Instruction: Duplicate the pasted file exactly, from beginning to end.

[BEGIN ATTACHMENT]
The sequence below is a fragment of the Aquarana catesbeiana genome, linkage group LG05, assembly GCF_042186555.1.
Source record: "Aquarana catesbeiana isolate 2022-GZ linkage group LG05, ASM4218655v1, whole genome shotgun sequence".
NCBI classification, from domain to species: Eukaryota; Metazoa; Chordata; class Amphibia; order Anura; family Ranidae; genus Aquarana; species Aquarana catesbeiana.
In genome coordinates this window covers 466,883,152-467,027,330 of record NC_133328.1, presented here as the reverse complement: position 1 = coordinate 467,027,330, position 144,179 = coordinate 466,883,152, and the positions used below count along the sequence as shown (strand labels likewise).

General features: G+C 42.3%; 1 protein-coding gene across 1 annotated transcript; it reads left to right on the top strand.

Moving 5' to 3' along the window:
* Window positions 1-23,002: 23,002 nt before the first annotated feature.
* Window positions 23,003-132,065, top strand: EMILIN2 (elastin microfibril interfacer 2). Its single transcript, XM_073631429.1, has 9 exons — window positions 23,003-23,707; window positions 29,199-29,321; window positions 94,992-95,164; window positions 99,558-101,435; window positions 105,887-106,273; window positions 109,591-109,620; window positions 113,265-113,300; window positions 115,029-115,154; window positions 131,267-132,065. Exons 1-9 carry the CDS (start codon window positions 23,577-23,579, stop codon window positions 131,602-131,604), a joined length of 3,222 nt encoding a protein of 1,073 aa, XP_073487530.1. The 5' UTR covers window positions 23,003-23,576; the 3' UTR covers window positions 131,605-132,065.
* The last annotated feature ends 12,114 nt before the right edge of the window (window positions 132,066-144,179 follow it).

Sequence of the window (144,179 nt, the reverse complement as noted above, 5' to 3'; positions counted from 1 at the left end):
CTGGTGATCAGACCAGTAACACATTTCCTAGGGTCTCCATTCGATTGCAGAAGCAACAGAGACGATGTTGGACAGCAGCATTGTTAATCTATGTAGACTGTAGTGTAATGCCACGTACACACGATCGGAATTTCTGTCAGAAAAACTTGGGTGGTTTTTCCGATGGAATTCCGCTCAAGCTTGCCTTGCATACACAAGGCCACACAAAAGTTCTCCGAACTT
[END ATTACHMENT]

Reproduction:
The sequence below is a fragment of the Aquarana catesbeiana genome, linkage group LG05, assembly GCF_042186555.1.
Source record: "Aquarana catesbeiana isolate 2022-GZ linkage group LG05, ASM4218655v1, whole genome shotgun sequence".
NCBI classification, from domain to species: Eukaryota; Metazoa; Chordata; class Amphibia; order Anura; family Ranidae; genus Aquarana; species Aquarana catesbeiana.
In genome coordinates this window covers 466,883,152-467,027,330 of record NC_133328.1, presented here as the reverse complement: position 1 = coordinate 467,027,330, position 144,179 = coordinate 466,883,152, and the positions used below count along the sequence as shown (strand labels likewise).

General features: G+C 42.3%; 1 protein-coding gene across 1 annotated transcript; it reads left to right on the top strand.

Moving 5' to 3' along the window:
* Window positions 1-23,002: 23,002 nt before the first annotated feature.
* Window positions 23,003-132,065, top strand: EMILIN2 (elastin microfibril interfacer 2). Its single transcript, XM_073631429.1, has 9 exons — window positions 23,003-23,707; window positions 29,199-29,321; window positions 94,992-95,164; window positions 99,558-101,435; window positions 105,887-106,273; window positions 109,591-109,620; window positions 113,265-113,300; window positions 115,029-115,154; window positions 131,267-132,065. Exons 1-9 carry the CDS (start codon window positions 23,577-23,579, stop codon window positions 131,602-131,604), a joined length of 3,222 nt encoding a protein of 1,073 aa, XP_073487530.1. The 5' UTR covers window positions 23,003-23,576; the 3' UTR covers window positions 131,605-132,065.
* The last annotated feature ends 12,114 nt before the right edge of the window (window positions 132,066-144,179 follow it).

Sequence of the window (144,179 nt, the reverse complement as noted above, 5' to 3'; positions counted from 1 at the left end):
CTGGTGATCAGACCAGTAACACATTTCCTAGGGTCTCCATTCGATTGCAGAAGCAACAGAGACGATGTTGGACAGCAGCATTGTTAATCTATGTAGACTGTAGTGTAATGCCACGTACACACGATCGGAATTTCTGTCAGAAAAACTTGGGTGGTTTTTCCGATGGAATTCCGCTCAAGCTTGCCTTGCATACACAAGGCCACACAAAAGTTCTCCGAACTT